updated February 3, 2015
Extension of yellow gives us many beautiful, fascinating colours. Not only does it change gerbil hair colour, it can also change the pattern it grows in and it can make gerbils change colour over time.
But before we get into it, let's review golden agouti gerbil hair:.
Each hair has 3 parts:
- The part nearest the skin is the undercoat, and it's naturally gray.
- The part in the middle of the hair shaft is gold or yellow.
- The tips of the hairs are black.
These colours are all needed for golden agouti. The 3 colours blend together to make a gerbil that looks brown. This is dominant extension, E.
Extension comes in 3 varieties:
- E, normal colour, the dominant gene.
- ee changes the hair colour, extending the colour from the middle of the hair shaft down to the roots and up partially or completely covering the tips.
- e(f)e(f) colours start out much like ee, but when the gerbil molts into its adult coat it causes the hair on most of the gerbil's body to fade to white.
One of the cool effects of e is to extend the colour from the middle of the hair shaft all the way down to the skin, covering the dark undercoat and making it disappear. It could be orange, yellow or white, depending on the colour of the gerbil. Here's an example in red eyed gerbils:
A- E- pp
Argente golden is a regular E- colour with gray undercoat (lower part of each hair). You can see it if you make a part in the coat. There are no black tips on the hairs because pp has lightened them.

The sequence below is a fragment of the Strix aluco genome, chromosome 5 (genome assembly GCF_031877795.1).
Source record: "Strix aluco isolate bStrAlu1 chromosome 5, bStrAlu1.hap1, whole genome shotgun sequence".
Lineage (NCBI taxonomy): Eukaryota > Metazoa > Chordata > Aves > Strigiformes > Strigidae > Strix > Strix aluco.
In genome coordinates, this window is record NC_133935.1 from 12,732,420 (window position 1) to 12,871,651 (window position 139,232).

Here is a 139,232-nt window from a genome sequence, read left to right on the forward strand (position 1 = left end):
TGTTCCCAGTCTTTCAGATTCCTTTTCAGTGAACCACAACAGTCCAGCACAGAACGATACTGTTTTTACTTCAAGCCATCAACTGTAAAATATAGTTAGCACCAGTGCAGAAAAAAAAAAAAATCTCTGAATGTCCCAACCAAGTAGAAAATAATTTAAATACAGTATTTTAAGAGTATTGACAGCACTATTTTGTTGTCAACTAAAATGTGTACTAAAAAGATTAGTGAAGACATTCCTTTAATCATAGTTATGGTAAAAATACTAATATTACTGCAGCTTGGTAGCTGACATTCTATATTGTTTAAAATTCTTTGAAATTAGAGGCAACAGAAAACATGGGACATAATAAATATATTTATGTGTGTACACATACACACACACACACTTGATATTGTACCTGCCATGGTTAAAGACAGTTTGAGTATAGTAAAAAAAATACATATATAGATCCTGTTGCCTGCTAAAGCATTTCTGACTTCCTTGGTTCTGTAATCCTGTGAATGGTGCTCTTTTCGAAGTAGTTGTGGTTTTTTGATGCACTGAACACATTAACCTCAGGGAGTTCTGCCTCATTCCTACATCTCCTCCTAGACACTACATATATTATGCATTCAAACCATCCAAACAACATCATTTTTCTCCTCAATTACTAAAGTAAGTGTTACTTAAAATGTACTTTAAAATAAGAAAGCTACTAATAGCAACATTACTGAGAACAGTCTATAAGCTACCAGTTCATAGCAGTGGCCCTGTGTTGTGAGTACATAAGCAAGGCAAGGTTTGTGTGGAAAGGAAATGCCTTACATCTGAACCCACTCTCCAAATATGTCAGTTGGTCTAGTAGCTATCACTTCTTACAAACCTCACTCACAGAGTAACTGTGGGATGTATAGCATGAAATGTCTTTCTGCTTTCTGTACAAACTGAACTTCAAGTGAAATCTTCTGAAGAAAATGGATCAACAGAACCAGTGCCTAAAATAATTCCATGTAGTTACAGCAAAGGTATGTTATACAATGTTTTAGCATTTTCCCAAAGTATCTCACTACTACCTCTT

Red-eyed honey (REH)
A- ee pp
Red-eyed honey is different from argente golden in that it has ee instead of E-. ee extends the orange to cover the gray undercoat so it goes all the way to the skin. The gray undercoat is gone. Again there are no black hair tips because they've been lightened by pp.
A- colours: Belly line
ee also extends light colours over other places that would otherwise be darker. In gerbils that have white bellies, ee makes the white belly extend over a bigger area: part way up the side of the gerbil's body.
Hemi is a golden agouti, E-. She has a brown back and sides, and has a white belly. Racy is a dark eyed honey (DEH), ee. She lacks the gray undercoat and the dark hair dips, turning her orange. And the white belly comes part way up the side of her body. The extended white also lightens the area around her eyes.
We see a similar effect on gerbils with red eyes.
Cherokee is argente golden, E- pp. He has a white belly, but you can barely see it from the side of his body. Rem is red eyed honey (REH), ee pp. He looks a lot like Cherokee but his white belly extends almost half-way up the side of his body. Easy to see from the side. I think of it as Gene, the painter, having to bring his extension ladder so he can paint the white up the side of the gerbil. pp has lightened the dark hair tips on the red eyed gerbils.
Seeing the white belly going partway up the side of the body is a handy clue when you're trying to figure out what colour a gerbil is.
ee colours: Colour change
In other species, ee makes virtually all black disappear completely so the animal can only be some shade of yellow or orange or red. In gerbils this is only true in youngsters before their adult coat comes in. When hair first grows on young pups, ee extends the colour in the middle of the hair shaft so the hairs are yellow or orange. But even then there's areas with dark pigment and some black hair can show. There can actually be quite a bit of black ticking in some cases; ee colours are very variable. When their adult coat comes in, more black shows up as it's able to overcome the power of ee. But only some of it. As ee gerbils age, some of that black can fade.